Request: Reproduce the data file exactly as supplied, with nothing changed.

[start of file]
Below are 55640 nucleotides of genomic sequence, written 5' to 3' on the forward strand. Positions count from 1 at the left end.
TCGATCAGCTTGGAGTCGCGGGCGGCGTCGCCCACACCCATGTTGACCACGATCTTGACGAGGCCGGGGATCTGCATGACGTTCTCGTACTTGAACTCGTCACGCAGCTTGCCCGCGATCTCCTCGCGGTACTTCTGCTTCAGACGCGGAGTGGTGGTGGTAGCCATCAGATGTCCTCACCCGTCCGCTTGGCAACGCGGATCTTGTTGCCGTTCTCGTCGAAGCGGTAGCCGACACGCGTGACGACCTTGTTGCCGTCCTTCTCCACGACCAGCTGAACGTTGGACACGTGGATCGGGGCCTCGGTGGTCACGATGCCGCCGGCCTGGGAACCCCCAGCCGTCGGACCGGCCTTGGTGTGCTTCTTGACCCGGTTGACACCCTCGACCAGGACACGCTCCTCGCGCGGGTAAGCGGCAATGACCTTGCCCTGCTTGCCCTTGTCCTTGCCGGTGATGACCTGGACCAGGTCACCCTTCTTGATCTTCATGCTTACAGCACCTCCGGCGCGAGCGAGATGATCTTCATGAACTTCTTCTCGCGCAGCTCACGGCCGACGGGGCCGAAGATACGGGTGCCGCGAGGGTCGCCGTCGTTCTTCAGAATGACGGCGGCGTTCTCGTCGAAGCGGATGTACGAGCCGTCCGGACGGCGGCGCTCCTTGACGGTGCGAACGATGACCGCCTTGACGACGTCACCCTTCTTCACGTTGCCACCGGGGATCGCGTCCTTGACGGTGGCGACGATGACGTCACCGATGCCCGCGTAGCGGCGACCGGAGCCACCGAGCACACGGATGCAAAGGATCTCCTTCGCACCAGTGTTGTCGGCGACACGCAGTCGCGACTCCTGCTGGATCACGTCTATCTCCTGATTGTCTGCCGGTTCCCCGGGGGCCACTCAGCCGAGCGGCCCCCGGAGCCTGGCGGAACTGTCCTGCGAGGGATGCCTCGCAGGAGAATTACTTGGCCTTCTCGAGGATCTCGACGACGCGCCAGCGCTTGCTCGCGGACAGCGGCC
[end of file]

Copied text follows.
Below are 55640 nucleotides of genomic sequence, written 5' to 3' on the forward strand. Positions count from 1 at the left end.
TCGATCAGCTTGGAGTCGCGGGCGGCGTCGCCCACACCCATGTTGACCACGATCTTGACGAGGCCGGGGATCTGCATGACGTTCTCGTACTTGAACTCGTCACGCAGCTTGCCCGCGATCTCCTCGCGGTACTTCTGCTTCAGACGCGGAGTGGTGGTGGTAGCCATCAGATGTCCTCACCCGTCCGCTTGGCAACGCGGATCTTGTTGCCGTTCTCGTCGAAGCGGTAGCCGACACGCGTGACGACCTTGTTGCCGTCCTTCTCCACGACCAGCTGAACGTTGGACACGTGGATCGGGGCCTCGGTGGTCACGATGCCGCCGGCCTGGGAACCCCCAGCCGTCGGACCGGCCTTGGTGTGCTTCTTGACCCGGTTGACACCCTCGACCAGGACACGCTCCTCGCGCGGGTAAGCGGCAATGACCTTGCCCTGCTTGCCCTTGTCCTTGCCGGTGATGACCTGGACCAGGTCACCCTTCTTGATCTTCATGCTTACAGCACCTCCGGCGCGAGCGAGATGATCTTCATGAACTTCTTCTCGCGCAGCTCACGGCCGACGGGGCCGAAGATACGGGTGCCGCGAGGGTCGCCGTCGTTCTTCAGAATGACGGCGGCGTTCTCGTCGAAGCGGATGTACGAGCCGTCCGGACGGCGGCGCTCCTTGACGGTGCGAACGATGACCGCCTTGACGACGTCACCCTTCTTCACGTTGCCACCGGGGATCGCGTCCTTGACGGTGGCGACGATGACGTCACCGATGCCCGCGTAGCGGCGACCGGAGCCACCGAGCACACGGATGCAAAGGATCTCCTTCGCACCAGTGTTGTCGGCGACACGCAGTCGCGACTCCTGCTGGATCACGTCTATCTCCTGATTGTCTGCCGGTTCCCCGGGGGCCACTCAGCCGAGCGGCCCCCGGAGCCTGGCGGAACTGTCCTGCGAGGGATGCCTCGCAGGAGAATTACTTGGCCTTCTCGAGGATCTCGACGACGCGCCAGCGCTTGCTCGCGGACAGCGGCC